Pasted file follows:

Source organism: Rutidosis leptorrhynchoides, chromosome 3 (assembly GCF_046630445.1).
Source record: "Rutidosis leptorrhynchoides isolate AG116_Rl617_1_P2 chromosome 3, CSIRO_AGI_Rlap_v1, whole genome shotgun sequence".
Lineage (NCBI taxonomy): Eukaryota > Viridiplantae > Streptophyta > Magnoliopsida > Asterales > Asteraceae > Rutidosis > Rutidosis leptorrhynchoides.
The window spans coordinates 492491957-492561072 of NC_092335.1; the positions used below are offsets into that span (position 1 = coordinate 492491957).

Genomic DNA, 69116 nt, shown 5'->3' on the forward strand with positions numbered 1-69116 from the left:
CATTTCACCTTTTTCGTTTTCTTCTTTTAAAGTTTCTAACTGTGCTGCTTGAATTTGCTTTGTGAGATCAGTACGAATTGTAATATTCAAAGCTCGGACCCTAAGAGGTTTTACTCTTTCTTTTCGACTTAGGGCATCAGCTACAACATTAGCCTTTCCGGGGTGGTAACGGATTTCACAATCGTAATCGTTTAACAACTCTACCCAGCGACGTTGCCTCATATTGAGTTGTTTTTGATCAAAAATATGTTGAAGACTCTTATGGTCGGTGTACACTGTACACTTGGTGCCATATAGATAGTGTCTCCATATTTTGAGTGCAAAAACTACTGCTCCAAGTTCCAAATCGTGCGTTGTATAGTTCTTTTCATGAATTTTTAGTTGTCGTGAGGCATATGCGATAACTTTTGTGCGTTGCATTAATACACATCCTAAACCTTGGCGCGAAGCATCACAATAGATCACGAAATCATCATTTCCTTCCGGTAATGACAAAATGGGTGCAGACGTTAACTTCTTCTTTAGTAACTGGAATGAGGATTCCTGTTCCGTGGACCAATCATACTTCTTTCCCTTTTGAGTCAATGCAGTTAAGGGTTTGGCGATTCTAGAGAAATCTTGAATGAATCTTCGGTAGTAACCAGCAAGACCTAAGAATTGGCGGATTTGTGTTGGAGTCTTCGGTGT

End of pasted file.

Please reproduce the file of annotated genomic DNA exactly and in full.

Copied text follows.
Source organism: Rutidosis leptorrhynchoides, chromosome 3 (assembly GCF_046630445.1).
Source record: "Rutidosis leptorrhynchoides isolate AG116_Rl617_1_P2 chromosome 3, CSIRO_AGI_Rlap_v1, whole genome shotgun sequence".
Lineage (NCBI taxonomy): Eukaryota > Viridiplantae > Streptophyta > Magnoliopsida > Asterales > Asteraceae > Rutidosis > Rutidosis leptorrhynchoides.
The window spans coordinates 492491957-492561072 of NC_092335.1; the positions used below are offsets into that span (position 1 = coordinate 492491957).

Genomic DNA, 69116 nt, shown 5'->3' on the forward strand with positions numbered 1-69116 from the left:
CATTTCACCTTTTTCGTTTTCTTCTTTTAAAGTTTCTAACTGTGCTGCTTGAATTTGCTTTGTGAGATCAGTACGAATTGTAATATTCAAAGCTCGGACCCTAAGAGGTTTTACTCTTTCTTTTCGACTTAGGGCATCAGCTACAACATTAGCCTTTCCGGGGTGGTAACGGATTTCACAATCGTAATCGTTTAACAACTCTACCCAGCGACGTTGCCTCATATTGAGTTGTTTTTGATCAAAAATATGTTGAAGACTCTTATGGTCGGTGTACACTGTACACTTGGTGCCATATAGATAGTGTCTCCATATTTTGAGTGCAAAAACTACTGCTCCAAGTTCCAAATCGTGCGTTGTATAGTTCTTTTCATGAATTTTTAGTTGTCGTGAGGCATATGCGATAACTTTTGTGCGTTGCATTAATACACATCCTAAACCTTGGCGCGAAGCATCACAATAGATCACGAAATCATCATTTCCTTCCGGTAATGACAAAATGGGTGCAGACGTTAACTTCTTCTTTAGTAACTGGAATGAGGATTCCTGTTCCGTGGACCAATCATACTTCTTTCCCTTTTGAGTCAATGCAGTTAAGGGTTTGGCGATTCTAGAGAAATCTTGAATGAATCTTCGGTAGTAACCAGCAAGACCTAAGAATTGGCGGATTTGTGTTGGAGTCTTCGGTGT